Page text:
This was in priesthood, and a couple of guys felt it was in poor taste to bring that up because 1. It distracted from the point of the lesson, and 2. The Brethren must have known what they were doing when they put these lessons together.

The fact that Brigham Young, who was counseling behavior toward our wives, himself had multiple wives was the elephant in the room, and we weren't supposed to even be thinking about that?!

There are times when the uncorrelated facets of our history are entirely appropriate to bring out into the open, and this was one of them.

Jeff said...

Rock- Last Sunday I sat through testimony meeting reading my scriptures waiting for someone to actually bear a testimony. I was bored catatonic. It wasn't until about half way through the meeting that I realized my dear wife was sobbing as she had been touched by a number of the testimonies born.

It made me recall the experience I had shortly after returning to church when an inactive member neighbor made the comment that she had never felt the spirit in "this" ward. At the time I was on fire.. actively involved, serving, teaching, attending with my family and I felt the spirit almost every week. I wondered then as I wonder now if that spirit doesn't depend more on us than it does anything that could be said or done during a church meeting.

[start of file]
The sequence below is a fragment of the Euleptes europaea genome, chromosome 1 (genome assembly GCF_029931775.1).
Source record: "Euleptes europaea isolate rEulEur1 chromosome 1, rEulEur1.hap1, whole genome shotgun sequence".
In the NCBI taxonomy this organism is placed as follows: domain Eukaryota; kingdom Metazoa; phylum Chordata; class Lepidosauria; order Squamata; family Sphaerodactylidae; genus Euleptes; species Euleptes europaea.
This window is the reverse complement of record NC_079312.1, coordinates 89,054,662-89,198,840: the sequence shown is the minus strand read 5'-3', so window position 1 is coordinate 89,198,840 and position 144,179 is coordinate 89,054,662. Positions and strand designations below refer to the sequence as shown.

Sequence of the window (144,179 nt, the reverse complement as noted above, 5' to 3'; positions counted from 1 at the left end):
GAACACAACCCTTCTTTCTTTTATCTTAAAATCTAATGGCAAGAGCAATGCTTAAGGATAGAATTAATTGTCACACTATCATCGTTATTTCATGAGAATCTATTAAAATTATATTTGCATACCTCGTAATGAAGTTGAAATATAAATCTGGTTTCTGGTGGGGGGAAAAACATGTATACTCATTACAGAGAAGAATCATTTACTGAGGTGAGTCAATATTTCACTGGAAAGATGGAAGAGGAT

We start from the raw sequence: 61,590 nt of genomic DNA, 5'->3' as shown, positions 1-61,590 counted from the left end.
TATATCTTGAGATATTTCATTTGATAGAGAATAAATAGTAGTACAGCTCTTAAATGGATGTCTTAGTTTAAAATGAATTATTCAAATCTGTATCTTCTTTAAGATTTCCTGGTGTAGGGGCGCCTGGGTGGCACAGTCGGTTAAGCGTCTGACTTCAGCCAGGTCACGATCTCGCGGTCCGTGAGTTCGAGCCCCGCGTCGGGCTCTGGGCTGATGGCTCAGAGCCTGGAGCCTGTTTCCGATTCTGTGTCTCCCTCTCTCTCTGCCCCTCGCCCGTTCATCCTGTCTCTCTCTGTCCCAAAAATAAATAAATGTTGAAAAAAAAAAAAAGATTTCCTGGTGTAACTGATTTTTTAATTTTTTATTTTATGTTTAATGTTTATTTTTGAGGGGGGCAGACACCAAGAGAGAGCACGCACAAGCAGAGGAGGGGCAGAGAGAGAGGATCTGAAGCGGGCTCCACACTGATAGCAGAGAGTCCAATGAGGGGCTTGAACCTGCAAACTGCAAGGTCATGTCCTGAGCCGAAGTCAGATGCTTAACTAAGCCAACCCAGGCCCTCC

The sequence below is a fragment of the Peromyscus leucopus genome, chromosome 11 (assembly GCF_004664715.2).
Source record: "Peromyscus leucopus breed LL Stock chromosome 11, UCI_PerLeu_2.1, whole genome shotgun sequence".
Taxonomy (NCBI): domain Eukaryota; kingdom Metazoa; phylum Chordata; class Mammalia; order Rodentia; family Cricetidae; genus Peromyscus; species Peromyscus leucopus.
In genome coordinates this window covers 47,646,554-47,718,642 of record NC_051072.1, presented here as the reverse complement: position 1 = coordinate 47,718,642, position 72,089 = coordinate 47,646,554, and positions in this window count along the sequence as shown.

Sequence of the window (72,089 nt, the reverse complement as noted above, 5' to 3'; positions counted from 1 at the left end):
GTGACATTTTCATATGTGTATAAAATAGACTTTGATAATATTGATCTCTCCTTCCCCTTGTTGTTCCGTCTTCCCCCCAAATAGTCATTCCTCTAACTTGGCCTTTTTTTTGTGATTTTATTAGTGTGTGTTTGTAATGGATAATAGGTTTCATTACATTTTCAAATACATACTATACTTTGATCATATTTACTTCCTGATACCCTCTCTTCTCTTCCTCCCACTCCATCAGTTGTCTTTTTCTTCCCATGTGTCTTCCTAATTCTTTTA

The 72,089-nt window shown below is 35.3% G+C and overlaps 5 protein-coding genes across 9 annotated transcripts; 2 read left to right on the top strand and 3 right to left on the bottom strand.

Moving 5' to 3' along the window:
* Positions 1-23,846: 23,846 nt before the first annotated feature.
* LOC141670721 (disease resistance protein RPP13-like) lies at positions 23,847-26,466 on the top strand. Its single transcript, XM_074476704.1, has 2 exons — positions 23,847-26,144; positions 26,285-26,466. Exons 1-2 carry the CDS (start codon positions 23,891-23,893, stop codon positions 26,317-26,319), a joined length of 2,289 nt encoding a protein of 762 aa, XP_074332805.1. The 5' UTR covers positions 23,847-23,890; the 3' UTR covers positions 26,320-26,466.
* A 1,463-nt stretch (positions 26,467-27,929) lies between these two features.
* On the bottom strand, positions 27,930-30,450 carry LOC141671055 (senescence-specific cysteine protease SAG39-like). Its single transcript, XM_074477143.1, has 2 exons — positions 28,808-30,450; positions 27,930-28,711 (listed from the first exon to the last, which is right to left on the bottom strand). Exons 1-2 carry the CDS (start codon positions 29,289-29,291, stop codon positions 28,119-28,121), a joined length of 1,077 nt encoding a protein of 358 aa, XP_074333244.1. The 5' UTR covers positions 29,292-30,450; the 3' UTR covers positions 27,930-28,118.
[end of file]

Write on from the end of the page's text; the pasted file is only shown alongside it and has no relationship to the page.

I know this sounds like I disagree with you Rock but I don't. I currently find the meetings so painfully dull that I can barely sit through them. I find any reason I can to visit the foyer or take a hike during SS or Priesthood meeting. I know our meetings are boring...but I know that I probably need to look in the mirror because dull lessons and talks aren't the only reason I find church unfulfilling.

Brady said...

Members pay 10% of their income, they serve missions on their own dime, and they provide voluntary service. I think members have earned some bitching rights.

Brady said...

I think that the most salient point Rock makes in the OP is that dues-paying members have a right, and perhaps a duty, to assert themselves. Rock has a bit too severe a case of truth-turrets to be the guy I would send into a meeting with the Correlation Department, but he's right on this.

zo-ma-rah said...

We'll this conversation has gone places. I used to be more active in asking questions and making comments in Church meetings. But recently I've stopped. I guess one of the main reasons is there doesn't seem to be any thought on the subject. In an Elder's Quorum class with mostly RM's they've all learned the pat answers to questions. Or even just one RM in the room and they will give the pat answers.

But instead of having a thoughtful discussion you get the rote answers and the idea is quickly dismissed. The only discussion you can have is by using the rote answers.

Well that's been my experience any way. Lately I've just studied by myself and been much more spiritually fulfilled.

I agree with Jeff that Spirit speaks to us according to our attitude. But it also depends on our level of understanding. Which I guess they are very closely related. But since I've learned the sacrament in Church meetings is not administered according to scripture I no longer get any spiritual fulfillment out of it.